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Dems divided, without leader in state House

January 19, 2011
By MARK NIESSE, The Associated Press

HONOLULU - Infighting between progressive and old-line Democrats has left the Hawaii House of Representatives leaderless as the state's annual legislative session begins today.

Majority Democrats are divided over whether Speaker of the House Calvin Say, D-St. Louis Heights-Wilhelmina Rise, and his team should keep their posts. The speaker has the power to decide which bills get hearings, what committee leaders will guide legislation and which issues are priorities.

Say has led the House since 1999, and he has 25 Democrats supporting him - one short of the majority he needs to continue heading the 51-member legislative body. Seventeen Democrats who are generally younger and more liberal want a change in leadership that would include them more in decision making.

Among the likely candidates are Rep. Roy Takumi, D-Pearl City-Pacific Palisades, or Rep. Sylvia Luke, D-Pacific Heights-Punchbowl.

"The views of a very small group of people have been dominating the House for a very long time," said Rep. Jessica Wooley, D-Laie-Kahaluu. "They've excluded diversity, they've excluded women, and they've pushed their agenda to the exclusion of a lot of other people."

The House's eight Republicans, who support Say because of his anti-general excise tax hike stance, could break the stalemate if the leadership struggle spills into a public forum on the House floor.

Relying on Republicans to settle a battle in the nation's most one-sided Legislature could weaken Democrats politically and lead to bitter internal disputes throughout the upcoming 60-day legislative session.

Say acknowledged that he could accept Republican help, but he hasn't given them anything in return.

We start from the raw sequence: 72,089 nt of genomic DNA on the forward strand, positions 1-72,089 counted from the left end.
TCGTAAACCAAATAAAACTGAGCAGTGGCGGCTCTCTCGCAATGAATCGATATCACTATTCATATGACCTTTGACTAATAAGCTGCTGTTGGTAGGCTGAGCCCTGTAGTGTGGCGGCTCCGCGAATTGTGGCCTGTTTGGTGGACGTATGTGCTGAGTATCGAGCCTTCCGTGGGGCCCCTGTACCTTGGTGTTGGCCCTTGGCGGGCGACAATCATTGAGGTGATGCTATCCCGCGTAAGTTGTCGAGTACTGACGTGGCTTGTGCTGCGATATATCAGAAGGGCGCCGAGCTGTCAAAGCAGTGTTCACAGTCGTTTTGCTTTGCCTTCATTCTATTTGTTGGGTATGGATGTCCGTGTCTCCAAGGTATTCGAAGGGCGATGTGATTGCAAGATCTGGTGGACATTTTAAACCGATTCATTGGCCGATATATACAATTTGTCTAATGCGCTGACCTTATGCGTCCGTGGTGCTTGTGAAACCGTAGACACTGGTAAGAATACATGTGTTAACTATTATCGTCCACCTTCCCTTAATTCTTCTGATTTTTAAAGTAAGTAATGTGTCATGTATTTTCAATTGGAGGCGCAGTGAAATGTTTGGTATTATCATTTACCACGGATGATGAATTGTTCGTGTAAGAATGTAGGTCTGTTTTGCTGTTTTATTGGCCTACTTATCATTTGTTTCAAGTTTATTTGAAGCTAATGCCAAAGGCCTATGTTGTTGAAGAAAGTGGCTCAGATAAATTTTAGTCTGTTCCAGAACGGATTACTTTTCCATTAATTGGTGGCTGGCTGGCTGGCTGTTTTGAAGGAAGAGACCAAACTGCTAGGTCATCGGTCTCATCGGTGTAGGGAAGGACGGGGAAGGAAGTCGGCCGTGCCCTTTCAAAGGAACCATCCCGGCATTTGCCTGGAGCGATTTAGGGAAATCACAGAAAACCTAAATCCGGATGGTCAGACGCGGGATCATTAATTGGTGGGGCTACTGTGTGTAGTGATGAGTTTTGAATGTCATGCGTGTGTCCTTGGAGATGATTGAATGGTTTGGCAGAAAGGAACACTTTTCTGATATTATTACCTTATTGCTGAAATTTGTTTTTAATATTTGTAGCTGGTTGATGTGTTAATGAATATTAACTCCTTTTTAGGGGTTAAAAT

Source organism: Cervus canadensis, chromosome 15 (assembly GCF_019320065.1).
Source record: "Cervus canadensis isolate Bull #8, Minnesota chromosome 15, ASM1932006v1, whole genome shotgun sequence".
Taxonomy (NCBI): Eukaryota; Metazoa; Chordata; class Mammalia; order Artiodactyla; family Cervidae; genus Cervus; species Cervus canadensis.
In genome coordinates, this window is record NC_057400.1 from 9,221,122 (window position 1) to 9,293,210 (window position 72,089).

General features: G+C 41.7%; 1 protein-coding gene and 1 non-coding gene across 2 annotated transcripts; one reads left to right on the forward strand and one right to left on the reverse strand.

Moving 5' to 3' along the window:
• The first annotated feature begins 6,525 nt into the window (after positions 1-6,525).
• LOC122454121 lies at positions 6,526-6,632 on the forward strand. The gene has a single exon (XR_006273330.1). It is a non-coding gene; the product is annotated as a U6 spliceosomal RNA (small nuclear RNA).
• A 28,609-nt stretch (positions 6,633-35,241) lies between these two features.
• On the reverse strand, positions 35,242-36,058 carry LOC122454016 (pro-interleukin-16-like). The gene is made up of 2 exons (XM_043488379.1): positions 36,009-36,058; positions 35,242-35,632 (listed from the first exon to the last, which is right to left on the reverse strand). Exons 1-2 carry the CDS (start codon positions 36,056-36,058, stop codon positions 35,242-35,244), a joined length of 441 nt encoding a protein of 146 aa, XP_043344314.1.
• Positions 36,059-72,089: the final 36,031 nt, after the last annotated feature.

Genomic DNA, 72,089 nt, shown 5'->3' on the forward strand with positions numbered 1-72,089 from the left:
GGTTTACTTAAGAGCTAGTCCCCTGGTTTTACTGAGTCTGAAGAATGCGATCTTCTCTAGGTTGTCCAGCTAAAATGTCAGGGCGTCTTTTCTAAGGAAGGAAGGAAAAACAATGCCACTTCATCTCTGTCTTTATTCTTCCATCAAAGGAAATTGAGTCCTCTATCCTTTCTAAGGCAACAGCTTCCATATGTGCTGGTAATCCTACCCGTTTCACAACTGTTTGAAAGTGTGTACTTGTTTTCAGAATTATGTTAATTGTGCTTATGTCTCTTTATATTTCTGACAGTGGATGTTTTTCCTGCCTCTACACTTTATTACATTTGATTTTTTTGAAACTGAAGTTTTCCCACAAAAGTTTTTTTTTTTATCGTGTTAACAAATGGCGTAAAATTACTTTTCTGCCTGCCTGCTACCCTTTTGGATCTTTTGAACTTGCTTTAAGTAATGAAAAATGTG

"A vote has to occur to get the people's work done by the end of the week," Say said. "Sometimes individuals think they could be chairs or leadership, and that's where the difficulty occurs."

Any representative could introduce a resolution to name the speaker, which would require a vote of the full chamber.

Say and several Democrats on both sides said they hope to avoid a public power struggle that would detract from opening-day festivities. They could take up the leadership issue later in the day or week.

The leadership dispute has dragged on since the Nov. 2 general election, when four new Republicans and three new Democrats were voted to the House. Republicans gained two House seats.

Last year, four of Say's opponents led committees, and one of them had a leadership position. Only one member of his leadership team is a woman.

Say said he's offering the opposition five committee chairmanships and two leadership positions. But they want seven or eight committee chairmanships and two leadership positions.

Republicans said Tuesday that representatives should get on with the business of making new laws and balancing the state's budget. They will introduce a bill that would require an interim speaker of the House be named 45 days before each year's session begins.



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